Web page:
Saturday, August 24, 2013

Excerpts from four interviews

FOR THE LAST FOUR YEARS I´ve made interviews with four different Scottie breeders and personalities. (Cindy Cooke, Cindy Pettersson, Maren Bichel-Schnock, and Monika & Thomas Rosendal). The interviews have been published in the North Midlands Scottish Terrier Club´s journal - annually since 2010 in the UK. 
Here are a few excerpts, I hope you enjoy them. (The Rosendal-interview is not yet published). 

Cindy Cooke (Anstamm) 2010
Peter Hewitt: Registration numbers are on dramatic decline in most places of Europe. Is it the same in the US? Does this worry you?

Cindy Cooke: It worries me so much that I created a program called The Scottie Information Exchange to reach out to Scottie pet owners and encourage them to become breeders. In 1972, the American Kennel Club registered over 10,000 Scotties. Now, we rarely register 4,000 a year. It is a serious problem, and it is exacerbated by animal rights-inspired ideas about restricting breeding. The Scottish Terrier Club of America was formed for the specific purpose of PROMOTING the responsible breeding of Scottish Terriers and I don’t think we’ve done a very good job of that. Almost every American show breeder sells the majority of their puppies with contracts that require the new owner to spay/neuter the dog. I believe we should encourage our buyers to become interested in breeding Scotties. 

Peter: What do you think is the greatest challenge facing the Scottish terrier as a breed in the future? Are the challenges you have in America similar or different to Europe do you think? 

Cindy : We have two serious challenges in the U.S. First, Americans are so pressed for time in their lives that they tend to want “easy” dogs. By “easy,” I mean dogs like Golden Retrievers that don’t challenge their owners like Scotties do. Scotties require a different style of training, they require grooming and they require your attention. Americans barely have time to raise their children, and I worry that they will lose interest in a dog that makes demands on their time. Second, as our societies lose touch with their rural roots, lawmakers in many U.S. jurisdictions are defining dogs as “dangerous” if they are aggressive with other dogs, or even other pets, such as cats or rabbits. In Europe, I think the biggest threat will come from government interference with your breed standards and breeding practices. Governments are good at relatively uncomplicated tasks—building roads, policing, making war, etc. However, they are generally inept at complex jobs, like breeding good purebred dogs.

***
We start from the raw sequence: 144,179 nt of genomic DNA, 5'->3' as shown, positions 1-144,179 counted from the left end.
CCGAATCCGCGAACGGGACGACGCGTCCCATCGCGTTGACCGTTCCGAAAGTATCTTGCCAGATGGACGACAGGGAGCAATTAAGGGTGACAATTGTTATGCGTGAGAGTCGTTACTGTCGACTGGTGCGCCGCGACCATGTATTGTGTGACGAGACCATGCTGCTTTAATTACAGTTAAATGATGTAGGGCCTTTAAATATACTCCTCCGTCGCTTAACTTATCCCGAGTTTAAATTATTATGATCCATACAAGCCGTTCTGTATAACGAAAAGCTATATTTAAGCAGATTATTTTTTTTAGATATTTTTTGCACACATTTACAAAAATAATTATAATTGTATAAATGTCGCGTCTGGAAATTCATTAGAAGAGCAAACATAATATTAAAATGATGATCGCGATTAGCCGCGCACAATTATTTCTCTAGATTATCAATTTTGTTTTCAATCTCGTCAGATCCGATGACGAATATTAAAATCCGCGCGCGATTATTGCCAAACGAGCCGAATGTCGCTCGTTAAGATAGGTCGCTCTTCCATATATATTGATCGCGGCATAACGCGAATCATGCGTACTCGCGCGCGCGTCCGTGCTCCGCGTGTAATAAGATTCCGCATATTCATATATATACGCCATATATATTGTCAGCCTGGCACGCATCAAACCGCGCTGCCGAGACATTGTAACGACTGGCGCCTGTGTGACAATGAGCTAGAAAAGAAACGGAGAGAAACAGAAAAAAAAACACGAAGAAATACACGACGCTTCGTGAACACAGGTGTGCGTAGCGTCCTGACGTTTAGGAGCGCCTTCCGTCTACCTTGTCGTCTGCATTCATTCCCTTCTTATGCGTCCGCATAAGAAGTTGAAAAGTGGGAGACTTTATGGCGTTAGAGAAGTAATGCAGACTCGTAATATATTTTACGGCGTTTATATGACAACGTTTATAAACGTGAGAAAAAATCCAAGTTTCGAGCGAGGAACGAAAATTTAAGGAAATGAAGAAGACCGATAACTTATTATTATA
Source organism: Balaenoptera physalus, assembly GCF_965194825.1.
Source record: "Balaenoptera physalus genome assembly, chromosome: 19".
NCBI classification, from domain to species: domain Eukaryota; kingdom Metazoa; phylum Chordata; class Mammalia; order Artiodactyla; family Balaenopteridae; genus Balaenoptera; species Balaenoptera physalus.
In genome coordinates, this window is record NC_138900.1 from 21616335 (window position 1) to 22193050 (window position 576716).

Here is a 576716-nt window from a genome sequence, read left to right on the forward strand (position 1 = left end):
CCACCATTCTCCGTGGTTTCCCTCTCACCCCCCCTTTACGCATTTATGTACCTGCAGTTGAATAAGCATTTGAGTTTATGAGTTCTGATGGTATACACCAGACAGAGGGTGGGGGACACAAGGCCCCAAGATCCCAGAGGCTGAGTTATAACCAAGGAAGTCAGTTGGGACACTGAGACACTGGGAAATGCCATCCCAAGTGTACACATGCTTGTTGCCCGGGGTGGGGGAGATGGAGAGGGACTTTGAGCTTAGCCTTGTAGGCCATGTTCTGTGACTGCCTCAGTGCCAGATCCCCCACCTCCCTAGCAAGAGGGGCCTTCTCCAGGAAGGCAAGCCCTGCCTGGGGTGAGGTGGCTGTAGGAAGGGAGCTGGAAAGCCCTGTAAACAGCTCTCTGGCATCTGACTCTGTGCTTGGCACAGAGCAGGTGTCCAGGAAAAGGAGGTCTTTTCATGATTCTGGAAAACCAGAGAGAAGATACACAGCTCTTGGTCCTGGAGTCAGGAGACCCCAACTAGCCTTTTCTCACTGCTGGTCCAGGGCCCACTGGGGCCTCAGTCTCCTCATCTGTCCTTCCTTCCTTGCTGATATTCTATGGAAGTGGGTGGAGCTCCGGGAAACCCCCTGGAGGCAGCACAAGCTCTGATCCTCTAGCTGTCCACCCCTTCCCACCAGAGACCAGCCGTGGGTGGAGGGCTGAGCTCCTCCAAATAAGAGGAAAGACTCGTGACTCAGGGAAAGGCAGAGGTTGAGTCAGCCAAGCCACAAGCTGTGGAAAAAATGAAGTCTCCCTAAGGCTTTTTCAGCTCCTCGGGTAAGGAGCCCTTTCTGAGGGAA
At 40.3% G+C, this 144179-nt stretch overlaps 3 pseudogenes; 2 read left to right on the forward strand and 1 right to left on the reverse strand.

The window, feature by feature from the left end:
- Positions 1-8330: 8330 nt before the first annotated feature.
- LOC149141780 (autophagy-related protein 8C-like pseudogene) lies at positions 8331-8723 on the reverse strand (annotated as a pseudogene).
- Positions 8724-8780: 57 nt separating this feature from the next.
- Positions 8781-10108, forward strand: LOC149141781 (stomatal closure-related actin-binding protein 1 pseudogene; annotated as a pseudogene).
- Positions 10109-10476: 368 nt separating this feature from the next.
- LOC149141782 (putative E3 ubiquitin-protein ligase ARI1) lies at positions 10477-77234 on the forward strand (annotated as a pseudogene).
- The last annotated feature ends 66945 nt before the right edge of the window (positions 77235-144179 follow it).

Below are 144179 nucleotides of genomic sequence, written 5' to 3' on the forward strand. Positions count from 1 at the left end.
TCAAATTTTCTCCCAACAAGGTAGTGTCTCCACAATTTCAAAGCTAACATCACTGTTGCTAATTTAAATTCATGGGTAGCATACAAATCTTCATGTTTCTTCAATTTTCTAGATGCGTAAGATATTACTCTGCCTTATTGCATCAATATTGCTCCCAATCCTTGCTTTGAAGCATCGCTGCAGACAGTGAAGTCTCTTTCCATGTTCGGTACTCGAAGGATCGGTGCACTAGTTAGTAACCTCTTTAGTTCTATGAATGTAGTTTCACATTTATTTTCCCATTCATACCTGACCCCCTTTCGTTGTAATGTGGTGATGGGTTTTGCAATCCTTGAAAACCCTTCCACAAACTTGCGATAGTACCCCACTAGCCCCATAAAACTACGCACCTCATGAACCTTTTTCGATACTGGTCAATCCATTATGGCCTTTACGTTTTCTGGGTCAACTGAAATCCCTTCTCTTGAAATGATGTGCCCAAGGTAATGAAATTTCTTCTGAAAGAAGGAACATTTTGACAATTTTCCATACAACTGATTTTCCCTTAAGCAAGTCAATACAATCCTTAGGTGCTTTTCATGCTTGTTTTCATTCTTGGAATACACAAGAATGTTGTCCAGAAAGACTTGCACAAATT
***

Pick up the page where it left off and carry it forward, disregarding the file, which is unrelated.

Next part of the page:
Cindy Pettersson (So What) 2011
Peter Hewitt: Puppy registrations are dramatically low in Sweden at the moment with under 50 registrations last year, what do you think is the reason for this? 

Cindy Pettersson: On the whole it has been difficult to sell Scottie puppies in Sweden. Swedish breeders are concerned about not being able to sell their litters. Unfortunately these concerns have kept the numbers down. 

Peter: Do you think this situation is hazardous for the breed? 

Cindy Pettersson: Yes, as in many other breeds we need new Scottie breeders and new enthusiasts.

Maren Bichel-Schnock (Sir Darnley´s) 2012
Peter Hewitt: Puppy registrations are on decline in most countries at the moment, what do you think is the reason for this, and what is the situation like in Germany?

Maren Bichel-Schnock: It is the same in Germany. For many years the registrations were around 280 and 300. Then the numbers have dropped constantly to 170 in 2011. What worries me is that we don’t really know why this is happening. I am not sure if this is a fertility problem or if people just breed less now. It would be a very good idea to discuss this on an international level as the situation seems to be similar in many countries.

Peter: Do you think this situation is hazardous for the breed?

Maren Bichel-Schnock: Of course, it could get dangerous for the breed if we can’t change this. We need to keep the gene pool as wide as possible.

Monika & Thomas Rosendal (Roskot´s) 2013 
Peter Hewitt: Puppy registrations are on decline in most countries at the moment, what do you think is the reason for this?

The Rosendals: This is very sad. We just don't know why the situation is like it is. We in our country need young devoted breeders who are consistent in what they are doing, not giving up too easily. We who have been in the breed for long must be better at pointing out the positive sides of our lovely breed. 

Peter: Do you think this situation is hazardous for the breed? 

The Rosendals: Of course it is! Will we still have Scotties in Sweden in 50 years time? 

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